NEW YORK (TheStreet) -- Finally, Alibaba dropped its initial public offering filing late Tuesday. People have been waiting for this for weeks. They are excited and already mulling over what it contains.
I've gone through it and here's what I think matters, and what doesn't.
Alibaba is big. Well, duh. Of course, we knew this before but it's another thing to see the fine print. In the whole of 2013, we now know that Alibaba did $7.893 billion in revenue. For comparison's sake, Facebook (FB) did $7.872 billion in all of 2013. We also know that Alibaba's fourth-quarter revenue were bigger than Facebook's. Facebook currently has a $150 billion market cap, so it doesn't seem so fanciful to think Alibaba will receive a similar valuation.
Its gross merchandise volume (GMV) and profits are bigger than Amazon and eBay combined. This means that the volume of stuff that passes through its empire is bigger than that of Amazon (AMZN) and eBay (EBAY). Although Amazon and eBay both report higher revenue than Alibaba, the Chinese company is able to capture a much greater profit from their revenues than those other firms. Nearly half of all of Alibaba's revenue last year turned to profits.
It has a growing mobile business. One of the concerns prior to the IPO filing about Alibaba was that it faced increased competition at home from Tencent with its very popular WeChat messaging application. The idea was that maybe Alibaba was going to remain stuck in a PC e-commerce world that was moving to a mobile version. Alibaba went out of its way to show its mobile business was doing just fine, thank you, with 136 million mobile monthly active users -- not too far off from Twitter (TWTR).
It's an international play. Most Americans only think of Alibaba as a play on the Chinese consumer. Yet, the company demonstrated that 9% of its revenue in the last nine months of 2013 were from outside of China. Alibaba clearly has ambitions to grow this revenue further in the years ahead.
SoftBank made one heck of an investment. The filing reveals that SoftBank (SFTBY) -- mostly 10 years ago -- invested (over three different rounds) a grand total of $100 million in Alibaba. It now owns 34.4% of the company worth at least $150 billion. That's a 516-bagger of an investment. Phenomenal. The filing doesn't mention that Goldman Sachs (GS) also bought a big stake at the same time that SoftBank first put money in, but quickly exited a few years later.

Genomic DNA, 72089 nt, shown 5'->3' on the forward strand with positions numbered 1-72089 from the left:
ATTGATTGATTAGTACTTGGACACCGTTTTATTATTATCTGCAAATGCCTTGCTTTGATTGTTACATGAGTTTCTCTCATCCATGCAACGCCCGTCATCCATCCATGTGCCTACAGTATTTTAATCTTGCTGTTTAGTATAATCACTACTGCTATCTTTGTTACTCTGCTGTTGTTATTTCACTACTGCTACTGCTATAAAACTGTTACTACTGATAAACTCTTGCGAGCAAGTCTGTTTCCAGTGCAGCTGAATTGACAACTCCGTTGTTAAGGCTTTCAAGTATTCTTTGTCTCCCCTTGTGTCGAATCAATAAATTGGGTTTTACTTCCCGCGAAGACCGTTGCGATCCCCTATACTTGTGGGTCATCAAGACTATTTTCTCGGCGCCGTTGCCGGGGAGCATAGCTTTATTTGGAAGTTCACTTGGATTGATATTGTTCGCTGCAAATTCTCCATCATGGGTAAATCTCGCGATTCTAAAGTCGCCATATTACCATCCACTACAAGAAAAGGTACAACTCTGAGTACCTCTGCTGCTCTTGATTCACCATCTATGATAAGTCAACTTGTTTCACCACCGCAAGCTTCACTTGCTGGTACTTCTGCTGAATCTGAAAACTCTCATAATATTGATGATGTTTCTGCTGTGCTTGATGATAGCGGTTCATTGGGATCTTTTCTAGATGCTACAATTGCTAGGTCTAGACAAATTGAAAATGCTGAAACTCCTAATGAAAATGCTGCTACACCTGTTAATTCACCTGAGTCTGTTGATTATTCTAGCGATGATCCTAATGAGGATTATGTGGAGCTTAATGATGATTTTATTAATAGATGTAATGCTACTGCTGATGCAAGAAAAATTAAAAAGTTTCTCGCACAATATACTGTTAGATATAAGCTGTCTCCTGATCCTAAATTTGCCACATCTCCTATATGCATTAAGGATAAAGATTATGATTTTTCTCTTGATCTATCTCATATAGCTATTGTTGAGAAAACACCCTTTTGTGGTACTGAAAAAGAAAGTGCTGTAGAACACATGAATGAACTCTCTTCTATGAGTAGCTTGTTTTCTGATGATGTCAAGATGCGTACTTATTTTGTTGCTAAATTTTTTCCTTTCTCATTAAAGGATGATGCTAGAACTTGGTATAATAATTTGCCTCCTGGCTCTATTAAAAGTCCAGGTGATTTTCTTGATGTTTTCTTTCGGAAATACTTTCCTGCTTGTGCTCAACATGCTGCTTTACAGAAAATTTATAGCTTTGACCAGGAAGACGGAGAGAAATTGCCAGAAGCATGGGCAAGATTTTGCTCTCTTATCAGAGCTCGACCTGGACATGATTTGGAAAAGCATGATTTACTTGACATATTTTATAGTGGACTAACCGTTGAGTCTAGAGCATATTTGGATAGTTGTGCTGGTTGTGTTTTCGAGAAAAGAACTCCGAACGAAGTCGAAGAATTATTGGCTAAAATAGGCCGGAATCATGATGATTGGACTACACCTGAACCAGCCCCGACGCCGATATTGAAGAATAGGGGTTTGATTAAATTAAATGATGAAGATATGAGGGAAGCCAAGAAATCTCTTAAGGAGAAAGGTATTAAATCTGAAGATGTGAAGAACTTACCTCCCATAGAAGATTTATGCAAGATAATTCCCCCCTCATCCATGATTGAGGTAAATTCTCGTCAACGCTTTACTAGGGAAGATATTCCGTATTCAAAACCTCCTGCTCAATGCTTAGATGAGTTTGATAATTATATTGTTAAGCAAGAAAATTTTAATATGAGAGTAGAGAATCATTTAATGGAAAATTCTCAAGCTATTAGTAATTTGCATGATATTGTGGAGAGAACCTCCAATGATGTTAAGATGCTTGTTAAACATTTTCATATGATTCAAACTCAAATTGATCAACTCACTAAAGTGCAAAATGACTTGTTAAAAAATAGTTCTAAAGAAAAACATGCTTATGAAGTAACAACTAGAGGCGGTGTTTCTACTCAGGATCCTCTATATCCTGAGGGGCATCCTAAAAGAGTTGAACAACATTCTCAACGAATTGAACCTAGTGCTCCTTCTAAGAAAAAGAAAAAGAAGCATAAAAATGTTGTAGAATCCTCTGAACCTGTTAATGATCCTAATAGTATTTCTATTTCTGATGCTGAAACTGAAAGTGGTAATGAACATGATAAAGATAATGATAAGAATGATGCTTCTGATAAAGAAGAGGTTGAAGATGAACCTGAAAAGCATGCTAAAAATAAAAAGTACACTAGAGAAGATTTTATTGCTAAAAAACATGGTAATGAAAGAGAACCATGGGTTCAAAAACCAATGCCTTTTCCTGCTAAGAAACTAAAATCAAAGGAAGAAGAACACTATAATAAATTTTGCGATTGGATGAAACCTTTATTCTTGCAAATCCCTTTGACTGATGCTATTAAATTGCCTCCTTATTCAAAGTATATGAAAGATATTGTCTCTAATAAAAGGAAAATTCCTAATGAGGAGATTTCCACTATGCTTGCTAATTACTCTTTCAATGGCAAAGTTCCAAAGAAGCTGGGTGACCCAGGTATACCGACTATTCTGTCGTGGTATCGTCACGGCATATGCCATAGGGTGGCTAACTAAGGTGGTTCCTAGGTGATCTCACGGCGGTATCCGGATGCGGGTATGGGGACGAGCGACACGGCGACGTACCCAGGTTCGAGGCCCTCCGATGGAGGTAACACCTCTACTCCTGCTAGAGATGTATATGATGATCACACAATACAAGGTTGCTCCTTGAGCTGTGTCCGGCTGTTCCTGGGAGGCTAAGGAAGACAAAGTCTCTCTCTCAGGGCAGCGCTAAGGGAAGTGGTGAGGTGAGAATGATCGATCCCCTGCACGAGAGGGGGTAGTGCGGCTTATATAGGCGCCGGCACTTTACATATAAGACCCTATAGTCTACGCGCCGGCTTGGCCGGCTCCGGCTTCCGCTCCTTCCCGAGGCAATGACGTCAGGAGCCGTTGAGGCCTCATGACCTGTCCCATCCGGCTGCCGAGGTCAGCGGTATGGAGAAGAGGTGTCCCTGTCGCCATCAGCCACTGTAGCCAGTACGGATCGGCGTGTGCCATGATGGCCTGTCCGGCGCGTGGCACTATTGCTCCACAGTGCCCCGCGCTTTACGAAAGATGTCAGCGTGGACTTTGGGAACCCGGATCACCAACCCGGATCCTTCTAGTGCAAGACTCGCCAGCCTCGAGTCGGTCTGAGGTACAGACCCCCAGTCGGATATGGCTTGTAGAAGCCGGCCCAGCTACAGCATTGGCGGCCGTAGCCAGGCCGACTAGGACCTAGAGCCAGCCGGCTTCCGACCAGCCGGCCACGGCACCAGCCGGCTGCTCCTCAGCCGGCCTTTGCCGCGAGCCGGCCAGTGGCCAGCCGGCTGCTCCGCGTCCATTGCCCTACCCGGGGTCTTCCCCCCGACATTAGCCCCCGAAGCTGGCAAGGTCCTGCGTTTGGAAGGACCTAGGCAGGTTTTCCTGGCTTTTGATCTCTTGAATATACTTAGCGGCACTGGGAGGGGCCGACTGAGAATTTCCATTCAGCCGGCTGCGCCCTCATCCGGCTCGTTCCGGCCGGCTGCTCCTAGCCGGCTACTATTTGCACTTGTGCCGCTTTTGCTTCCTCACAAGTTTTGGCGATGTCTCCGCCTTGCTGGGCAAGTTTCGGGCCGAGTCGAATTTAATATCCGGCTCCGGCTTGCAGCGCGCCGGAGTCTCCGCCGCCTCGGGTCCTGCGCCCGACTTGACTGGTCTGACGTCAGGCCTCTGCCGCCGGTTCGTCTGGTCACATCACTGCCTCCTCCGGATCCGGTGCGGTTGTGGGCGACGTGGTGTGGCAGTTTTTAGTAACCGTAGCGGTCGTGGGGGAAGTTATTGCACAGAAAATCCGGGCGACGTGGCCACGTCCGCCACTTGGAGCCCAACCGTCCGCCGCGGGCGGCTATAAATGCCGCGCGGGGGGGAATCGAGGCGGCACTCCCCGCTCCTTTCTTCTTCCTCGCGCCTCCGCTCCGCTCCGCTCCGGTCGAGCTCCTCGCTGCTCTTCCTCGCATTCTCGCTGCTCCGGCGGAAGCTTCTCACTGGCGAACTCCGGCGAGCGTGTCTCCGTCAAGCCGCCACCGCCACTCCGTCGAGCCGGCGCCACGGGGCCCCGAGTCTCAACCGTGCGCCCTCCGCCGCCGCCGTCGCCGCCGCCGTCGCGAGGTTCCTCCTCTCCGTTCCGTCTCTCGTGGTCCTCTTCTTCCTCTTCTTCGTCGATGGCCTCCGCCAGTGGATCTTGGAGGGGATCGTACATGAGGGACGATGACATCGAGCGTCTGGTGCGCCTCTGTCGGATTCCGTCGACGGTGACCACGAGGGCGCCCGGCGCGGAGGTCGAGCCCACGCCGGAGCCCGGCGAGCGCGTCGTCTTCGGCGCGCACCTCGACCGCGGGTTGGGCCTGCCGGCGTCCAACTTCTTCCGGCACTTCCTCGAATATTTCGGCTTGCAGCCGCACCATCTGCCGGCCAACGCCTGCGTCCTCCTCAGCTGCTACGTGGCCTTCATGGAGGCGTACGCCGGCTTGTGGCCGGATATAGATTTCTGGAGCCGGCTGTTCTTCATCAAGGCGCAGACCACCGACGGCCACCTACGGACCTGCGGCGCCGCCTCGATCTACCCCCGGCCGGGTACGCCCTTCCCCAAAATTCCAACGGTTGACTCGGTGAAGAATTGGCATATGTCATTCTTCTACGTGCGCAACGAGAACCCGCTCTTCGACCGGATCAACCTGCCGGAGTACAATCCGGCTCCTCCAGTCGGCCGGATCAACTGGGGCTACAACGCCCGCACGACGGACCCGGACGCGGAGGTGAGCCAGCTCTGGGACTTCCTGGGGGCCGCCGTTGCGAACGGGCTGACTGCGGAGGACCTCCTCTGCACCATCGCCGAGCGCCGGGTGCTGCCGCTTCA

What doesn't matter:
Risk factors. The document is chock-a-block with risk factors. Some have to do with government regulation. Some have to do with the structure of Alibaba's variable interest entity, or VIE. The bottom line is these risk factors are common to all Chinese companies. They are drawn up by lawyers to cover everything under the sun.
While some are writing long posts about the implications of these risk factors to how Alibaba will be valued, I would say there's no grand smoking gun here, just a lot of boilerplate.
That Alibaba doesn't break out Tmall vs. Taobao revenue. Some hoped the company would do that. Instead it refers to China commerce and lops them together. It would have been nice to see something more granular but would you do any different if you were in their shoes? Keeping it at a higher level is good for the company. Does it mean you shouldn't invest? No.
Where does this end?
I think Alibaba goes public in August or September. I think by the time it goes public it will get an initial valuation of $165 billion as its first-quarter and maybe even second-quarter numbers get leaked during the roadshow. It probably should go up further upon trading.
I don't see it as a big deal that has to weigh on the market. This is one company that is one of the top five Internet properties in the world. These kinds of tech companies go public once every decade or so, especially when you take into account their continued growth opportunities in China, internationally and through their investments beyond that.
At the time of publication, the author was short Twitter.
This article represents the opinion of a contributor and not necessarily that of TheStreet or its editorial staff.
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